who got it from Robert Johnson ……. & so on …….

it's kinda interesting in fine art if you take an old master as a starting point and add your own thing no one takes you to task ….

eg - from wiki

Las Meninas is a series of 58 paintings that Pablo Picasso painted in 1957 by performing a comprehensive analysis, reinterpreting and recreating several times Las Meninas by Diego Velázquez. The suite is fully preserved at the Museu Picasso in Barcelona and is the only complete series of the artist that remains together.

:|
 
Messages
2,769
I thought he had a 4120.

Any way, some of that stuff is one amp through another via the track output of the first amp being reamped in the second. The Leslie solo in Good Times sounds like reamped Supro, the bass on Heartbreaker is through a Leslie but pretty grindy. I have read that it was done on a lot of Presence using Marshall and Highwatt among other things.

On some defunct Hoffman forum there was a post about Black Dog. Direct into the Helios through two 1176s and triple tracked isn't the half of it.

Direct to the board, crush the input, first 1176 to track 1. Track 1 reamped to a small, close mic'd amp through the second 1176 to track 2. Track 2 reamped through a big amp in the same room as the small amp, but mic'd from the opposite corner ceiling. All done at once in real time, teetering on the edge of feedback.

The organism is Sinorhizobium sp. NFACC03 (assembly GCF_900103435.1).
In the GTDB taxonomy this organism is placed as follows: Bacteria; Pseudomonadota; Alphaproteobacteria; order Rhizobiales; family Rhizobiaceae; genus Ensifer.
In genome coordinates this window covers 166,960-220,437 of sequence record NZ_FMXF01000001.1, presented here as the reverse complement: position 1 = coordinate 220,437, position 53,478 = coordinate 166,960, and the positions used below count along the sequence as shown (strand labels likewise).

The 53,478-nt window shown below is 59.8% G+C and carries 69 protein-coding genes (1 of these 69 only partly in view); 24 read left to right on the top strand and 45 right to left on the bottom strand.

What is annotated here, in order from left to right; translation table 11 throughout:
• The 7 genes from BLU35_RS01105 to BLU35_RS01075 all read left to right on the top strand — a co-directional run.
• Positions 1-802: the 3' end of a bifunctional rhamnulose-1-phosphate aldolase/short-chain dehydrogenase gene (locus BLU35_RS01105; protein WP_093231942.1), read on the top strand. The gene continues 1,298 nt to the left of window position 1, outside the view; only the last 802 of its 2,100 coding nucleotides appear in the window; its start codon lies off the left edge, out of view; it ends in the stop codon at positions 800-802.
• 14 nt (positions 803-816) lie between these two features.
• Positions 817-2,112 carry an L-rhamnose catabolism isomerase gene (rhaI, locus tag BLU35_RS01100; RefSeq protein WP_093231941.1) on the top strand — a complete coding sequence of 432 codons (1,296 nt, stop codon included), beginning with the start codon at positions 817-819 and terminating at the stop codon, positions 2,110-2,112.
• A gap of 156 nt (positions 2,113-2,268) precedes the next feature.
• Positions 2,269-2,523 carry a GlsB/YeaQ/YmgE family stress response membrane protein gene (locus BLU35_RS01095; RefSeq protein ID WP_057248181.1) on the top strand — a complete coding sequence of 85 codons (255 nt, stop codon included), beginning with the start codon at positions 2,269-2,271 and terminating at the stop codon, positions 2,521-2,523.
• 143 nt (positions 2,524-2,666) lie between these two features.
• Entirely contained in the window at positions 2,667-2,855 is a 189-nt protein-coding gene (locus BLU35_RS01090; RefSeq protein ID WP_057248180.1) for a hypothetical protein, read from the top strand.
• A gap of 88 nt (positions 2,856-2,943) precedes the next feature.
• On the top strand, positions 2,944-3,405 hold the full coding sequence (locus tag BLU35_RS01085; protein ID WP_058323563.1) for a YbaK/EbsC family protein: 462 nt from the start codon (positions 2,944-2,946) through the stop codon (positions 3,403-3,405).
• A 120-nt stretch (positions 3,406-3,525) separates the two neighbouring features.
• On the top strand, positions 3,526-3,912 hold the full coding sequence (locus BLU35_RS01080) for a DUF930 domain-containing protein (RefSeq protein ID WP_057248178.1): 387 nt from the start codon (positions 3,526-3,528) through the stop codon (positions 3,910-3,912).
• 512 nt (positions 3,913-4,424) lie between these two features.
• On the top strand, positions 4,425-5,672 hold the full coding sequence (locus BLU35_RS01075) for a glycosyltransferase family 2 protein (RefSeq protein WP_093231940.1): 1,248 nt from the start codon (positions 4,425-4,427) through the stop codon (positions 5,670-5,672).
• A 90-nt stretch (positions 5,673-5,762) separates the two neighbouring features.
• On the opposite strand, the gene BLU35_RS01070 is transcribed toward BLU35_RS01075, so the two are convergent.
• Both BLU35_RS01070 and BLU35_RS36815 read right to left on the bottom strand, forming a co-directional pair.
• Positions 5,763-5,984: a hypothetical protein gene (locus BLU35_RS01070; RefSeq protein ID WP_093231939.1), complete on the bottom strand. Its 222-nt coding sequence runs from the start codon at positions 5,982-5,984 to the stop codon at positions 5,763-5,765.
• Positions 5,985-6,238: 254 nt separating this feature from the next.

I haven't heard the multitracks, but have heard that they are the hot mess you would expect. Don't have a clue how they could have beaten it into shape to make the final result.

All hands on the board and rehearse the mix three or four times. With Zep they could print each one onto a two track master, not having issues of tape costs etc, and then decide later which mix worked.
 

thejbs

Member
Messages
479
Other than a few hard rock bands, and 1 or 2 indie rock bands, I don’t hear Zeppelin’s influence in music.